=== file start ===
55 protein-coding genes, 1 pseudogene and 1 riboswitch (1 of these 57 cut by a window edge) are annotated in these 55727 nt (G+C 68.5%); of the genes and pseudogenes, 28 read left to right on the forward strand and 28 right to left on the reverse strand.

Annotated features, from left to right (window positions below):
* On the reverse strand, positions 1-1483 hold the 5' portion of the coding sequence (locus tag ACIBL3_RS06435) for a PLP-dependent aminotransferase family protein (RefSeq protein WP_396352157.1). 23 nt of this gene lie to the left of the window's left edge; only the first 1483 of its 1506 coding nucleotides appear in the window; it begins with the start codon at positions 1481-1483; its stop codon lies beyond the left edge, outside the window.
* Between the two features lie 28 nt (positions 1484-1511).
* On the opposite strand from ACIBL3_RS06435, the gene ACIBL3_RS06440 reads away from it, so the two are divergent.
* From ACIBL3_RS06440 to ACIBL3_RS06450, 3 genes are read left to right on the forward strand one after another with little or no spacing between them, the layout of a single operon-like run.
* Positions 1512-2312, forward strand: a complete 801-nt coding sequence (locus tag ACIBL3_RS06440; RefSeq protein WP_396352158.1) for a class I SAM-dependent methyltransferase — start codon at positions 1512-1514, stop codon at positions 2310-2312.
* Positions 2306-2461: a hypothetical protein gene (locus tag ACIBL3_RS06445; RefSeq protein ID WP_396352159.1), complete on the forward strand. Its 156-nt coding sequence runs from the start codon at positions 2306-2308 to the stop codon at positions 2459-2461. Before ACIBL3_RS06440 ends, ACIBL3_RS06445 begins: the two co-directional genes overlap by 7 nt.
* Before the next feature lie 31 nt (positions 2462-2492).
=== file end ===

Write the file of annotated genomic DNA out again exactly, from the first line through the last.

55 protein-coding genes, 1 pseudogene and 1 riboswitch (1 of these 57 cut by a window edge) are annotated in these 55727 nt (G+C 68.5%); of the genes and pseudogenes, 28 read left to right on the forward strand and 28 right to left on the reverse strand.

Annotated features, from left to right (window positions below):
* On the reverse strand, positions 1-1483 hold the 5' portion of the coding sequence (locus tag ACIBL3_RS06435) for a PLP-dependent aminotransferase family protein (RefSeq protein WP_396352157.1). 23 nt of this gene lie to the left of the window's left edge; only the first 1483 of its 1506 coding nucleotides appear in the window; it begins with the start codon at positions 1481-1483; its stop codon lies beyond the left edge, outside the window.
* Between the two features lie 28 nt (positions 1484-1511).
* On the opposite strand from ACIBL3_RS06435, the gene ACIBL3_RS06440 reads away from it, so the two are divergent.
* From ACIBL3_RS06440 to ACIBL3_RS06450, 3 genes are read left to right on the forward strand one after another with little or no spacing between them, the layout of a single operon-like run.
* Positions 1512-2312, forward strand: a complete 801-nt coding sequence (locus tag ACIBL3_RS06440; RefSeq protein WP_396352158.1) for a class I SAM-dependent methyltransferase — start codon at positions 1512-1514, stop codon at positions 2310-2312.
* Positions 2306-2461: a hypothetical protein gene (locus tag ACIBL3_RS06445; RefSeq protein ID WP_396352159.1), complete on the forward strand. Its 156-nt coding sequence runs from the start codon at positions 2306-2308 to the stop codon at positions 2459-2461. Before ACIBL3_RS06440 ends, ACIBL3_RS06445 begins: the two co-directional genes overlap by 7 nt.
* Before the next feature lie 31 nt (positions 2462-2492).